Organizational Behavior

Reinforcement Theory

Reinforcement theory of motivation was proposed by BF Skinner and his associates.

It states that individual’s behavior is a function of its consequences. It is based on “law of effect”, i.e., individual’s behavior with positive consequences tends to be repeated, but individual’s behavior with negative consequences tends not to be repeated. Reinforcement theory of motivation overlooks the internal state of the individual, i.e., the inner feelings and drives of individuals are ignored by Skinner. This theory focuses totally on what happens to an individual when he takes some action. Thus, according to Skinner, the external environment of the organization must be designed effectively and positively so as to. motivate the employee. This theory is a strong tool for analyzing controlling mechanism for individual’s behavior. However, it does not focus on the causes of individual’s behavior.

The managers use the following methods for controlling the behavior of the employees:

Positive ReinforcementThis implies giving a positive response when an individual shows positive and required behavior.

For example – Immediately praising an employee for coming early for the job. This will increase the probability of outstanding behavior occurring again. The reward is a positive reinforcer, but not necessarily. If and only if the employees’ behavior improves, the reward can be said to be a positive reinforcer. Positive reinforcement stimulates occurrence of a behavior. It must be noted that more spontaneous is the giving of reward, the greater reinforcement value it has.

Negative ReinforcementThis implies rewarding an employee by removing negative/undesirable consequences. Both positive and negative reinforcement can be used for increasing desirable / required behavior.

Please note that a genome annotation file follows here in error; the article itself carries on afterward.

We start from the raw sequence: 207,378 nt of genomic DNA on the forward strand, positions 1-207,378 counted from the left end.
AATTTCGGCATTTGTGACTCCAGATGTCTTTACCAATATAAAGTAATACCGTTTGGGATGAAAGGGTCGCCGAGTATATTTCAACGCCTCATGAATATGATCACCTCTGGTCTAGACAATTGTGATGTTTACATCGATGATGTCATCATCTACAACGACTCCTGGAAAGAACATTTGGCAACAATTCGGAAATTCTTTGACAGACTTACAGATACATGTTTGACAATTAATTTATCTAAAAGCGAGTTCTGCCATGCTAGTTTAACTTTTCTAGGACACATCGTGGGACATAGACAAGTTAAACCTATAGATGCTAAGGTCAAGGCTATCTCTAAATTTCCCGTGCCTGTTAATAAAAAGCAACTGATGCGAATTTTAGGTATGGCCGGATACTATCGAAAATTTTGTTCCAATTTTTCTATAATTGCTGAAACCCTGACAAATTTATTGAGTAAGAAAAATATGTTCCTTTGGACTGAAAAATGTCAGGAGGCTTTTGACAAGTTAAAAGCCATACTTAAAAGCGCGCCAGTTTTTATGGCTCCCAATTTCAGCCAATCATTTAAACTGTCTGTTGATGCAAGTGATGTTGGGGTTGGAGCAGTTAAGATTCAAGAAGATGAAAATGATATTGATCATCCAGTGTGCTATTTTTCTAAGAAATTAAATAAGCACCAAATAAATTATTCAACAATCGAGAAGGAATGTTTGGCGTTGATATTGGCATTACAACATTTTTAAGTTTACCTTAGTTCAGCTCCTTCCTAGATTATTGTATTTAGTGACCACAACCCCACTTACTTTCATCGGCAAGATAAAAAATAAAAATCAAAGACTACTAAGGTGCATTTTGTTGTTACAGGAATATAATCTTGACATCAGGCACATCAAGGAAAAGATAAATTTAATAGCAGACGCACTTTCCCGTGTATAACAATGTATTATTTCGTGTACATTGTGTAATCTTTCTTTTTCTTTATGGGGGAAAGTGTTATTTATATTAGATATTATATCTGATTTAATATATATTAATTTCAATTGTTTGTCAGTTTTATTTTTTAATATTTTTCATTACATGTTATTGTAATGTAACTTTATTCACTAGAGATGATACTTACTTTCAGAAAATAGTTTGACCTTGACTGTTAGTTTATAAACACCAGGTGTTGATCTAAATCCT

punishmentIt implies removing positive consequences so as to lower the probability of repeating the undesirable behavior in future. In other words, punishment means applying undesirable consequence for showing undesirable behavior.

For instance: Suspending an employee for breaking the organizational rules, punishment replenishment can be equalized by positive reinforcement from the alternative source.

Extinction: It implies the absence of reinforcements. In other words, extinction implies lowering the probability of the undesired behavior by removing reward for that kind of behavior

For instance – if an employee no longer receives praise and admiration for his good work, he may feel that his behavior is generating no fruitful consequence. Extinction may unintentionally lower desirable behavior.

The implication of Reinforcement Theory

Reinforcement theory explains in detail how an individual learns behavior. Managers who are making attempt to motivate the employees must ensure that they do not reward all employees simultaneously. They must tell the employees what they are not doing correctly. They must tell the employees how they can achieve positive reinforcement.